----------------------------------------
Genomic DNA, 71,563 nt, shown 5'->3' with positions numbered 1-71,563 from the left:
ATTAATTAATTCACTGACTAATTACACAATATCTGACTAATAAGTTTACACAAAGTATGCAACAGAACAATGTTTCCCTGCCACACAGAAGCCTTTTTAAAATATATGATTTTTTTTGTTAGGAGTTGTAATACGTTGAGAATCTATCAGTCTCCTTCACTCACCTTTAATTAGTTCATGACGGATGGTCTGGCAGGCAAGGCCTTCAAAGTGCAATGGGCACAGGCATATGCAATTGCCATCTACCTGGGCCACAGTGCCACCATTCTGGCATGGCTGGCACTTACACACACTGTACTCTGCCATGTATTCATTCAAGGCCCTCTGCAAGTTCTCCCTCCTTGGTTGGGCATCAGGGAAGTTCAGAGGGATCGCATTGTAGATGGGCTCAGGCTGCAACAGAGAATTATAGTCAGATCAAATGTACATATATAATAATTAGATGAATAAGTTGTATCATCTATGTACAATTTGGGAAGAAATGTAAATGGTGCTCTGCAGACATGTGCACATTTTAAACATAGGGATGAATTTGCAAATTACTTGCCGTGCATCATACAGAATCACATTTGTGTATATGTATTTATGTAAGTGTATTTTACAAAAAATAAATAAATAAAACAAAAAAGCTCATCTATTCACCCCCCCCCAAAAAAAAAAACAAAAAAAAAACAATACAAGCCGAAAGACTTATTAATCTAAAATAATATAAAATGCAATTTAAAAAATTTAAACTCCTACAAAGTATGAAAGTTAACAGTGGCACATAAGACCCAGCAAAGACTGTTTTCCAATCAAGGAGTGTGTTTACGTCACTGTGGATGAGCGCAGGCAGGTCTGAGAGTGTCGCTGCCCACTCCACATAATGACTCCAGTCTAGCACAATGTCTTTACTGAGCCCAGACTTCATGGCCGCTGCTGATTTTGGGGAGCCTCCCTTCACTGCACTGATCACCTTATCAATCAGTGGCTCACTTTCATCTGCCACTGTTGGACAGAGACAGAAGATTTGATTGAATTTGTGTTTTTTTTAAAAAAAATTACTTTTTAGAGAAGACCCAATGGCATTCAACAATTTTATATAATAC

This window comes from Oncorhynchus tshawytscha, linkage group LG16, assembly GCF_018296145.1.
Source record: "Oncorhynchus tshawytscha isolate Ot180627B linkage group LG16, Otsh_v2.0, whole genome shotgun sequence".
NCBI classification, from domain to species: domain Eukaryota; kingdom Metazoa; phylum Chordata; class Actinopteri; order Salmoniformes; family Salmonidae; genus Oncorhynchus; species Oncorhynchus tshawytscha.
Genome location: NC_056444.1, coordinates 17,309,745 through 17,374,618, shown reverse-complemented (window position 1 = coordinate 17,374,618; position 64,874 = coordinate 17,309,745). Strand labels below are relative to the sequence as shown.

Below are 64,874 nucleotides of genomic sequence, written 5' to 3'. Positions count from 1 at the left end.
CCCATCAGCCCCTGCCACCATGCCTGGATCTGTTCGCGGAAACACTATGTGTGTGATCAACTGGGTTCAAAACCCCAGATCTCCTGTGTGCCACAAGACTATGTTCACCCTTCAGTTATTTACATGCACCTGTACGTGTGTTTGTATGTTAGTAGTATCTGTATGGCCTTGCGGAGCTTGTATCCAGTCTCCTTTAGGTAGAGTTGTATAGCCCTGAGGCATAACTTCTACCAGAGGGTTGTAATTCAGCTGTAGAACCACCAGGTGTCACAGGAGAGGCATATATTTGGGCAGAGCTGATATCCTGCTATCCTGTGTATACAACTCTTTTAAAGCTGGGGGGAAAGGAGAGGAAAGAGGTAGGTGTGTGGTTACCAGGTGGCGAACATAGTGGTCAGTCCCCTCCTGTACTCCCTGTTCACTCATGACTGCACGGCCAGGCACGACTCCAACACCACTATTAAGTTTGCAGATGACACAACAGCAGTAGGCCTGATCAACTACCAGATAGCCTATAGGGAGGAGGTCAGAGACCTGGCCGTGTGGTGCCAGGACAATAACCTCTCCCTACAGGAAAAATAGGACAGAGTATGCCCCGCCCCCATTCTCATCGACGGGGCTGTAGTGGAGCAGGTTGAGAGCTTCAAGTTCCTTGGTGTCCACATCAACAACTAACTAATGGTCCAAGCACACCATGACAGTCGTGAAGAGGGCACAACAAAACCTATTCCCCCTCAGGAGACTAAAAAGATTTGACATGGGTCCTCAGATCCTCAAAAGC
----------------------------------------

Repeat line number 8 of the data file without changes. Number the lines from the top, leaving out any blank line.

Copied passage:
CCCATCAGCCCCTGCCACCATGCCTGGATCTGTTCGCGGAAACACTATGTGTGTGATCAACTGGGTTCAAAACCCCAGATCTCCTGTGTGCCACAAGACTATGTTCACCCTTCAGTTATTTACATGCACCTGTACGTGTGTTTGTATGTTAGTAGTATCTGTATGGCCTTGCGGAGCTTGTATCCAGTCTCCTTTAGGTAGAGTTGTATAGCCCTGAGGCATAACTTCTACCAGAGGGTTGTAATTCAGCTGTAGAACCACCAGGTGTCACAGGAGAGGCATATATTTGGGCAGAGCTGATATCCTGCTATCCTGTGTATACAACTCTTTTAAAGCTGGGGGGAAAGGAGAGGAAAGAGGTAGGTGTGTGGTTACCAGGTGGCGAACATAGTGGTCAGTCCCCTCCTGTACTCCCTGTTCACTCATGACTGCACGGCCAGGCACGACTCCAACACCACTATTAAGTTTGCAGATGACACAACAGCAGTAGGCCTGATCAACTACCAGATAGCCTATAGGGAGGAGGTCAGAGACCTGGCCGTGTGGTGCCAGGACAATAACCTCTCCCTACAGGAAAAATAGGACAGAGTATGCCCCGCCCCCATTCTCATCGACGGGGCTGTAGTGGAGCAGGTTGAGAGCTTCAAGTTCCTTGGTGTCCACATCAACAACTAACTAATGGTCCAAGCACACCATGACAGTCGTGAAGAGGGCACAACAAAACCTATTCCCCCTCAGGAGACTAAAAAGATTTGACATGGGTCCTCAGATCCTCAAAAGC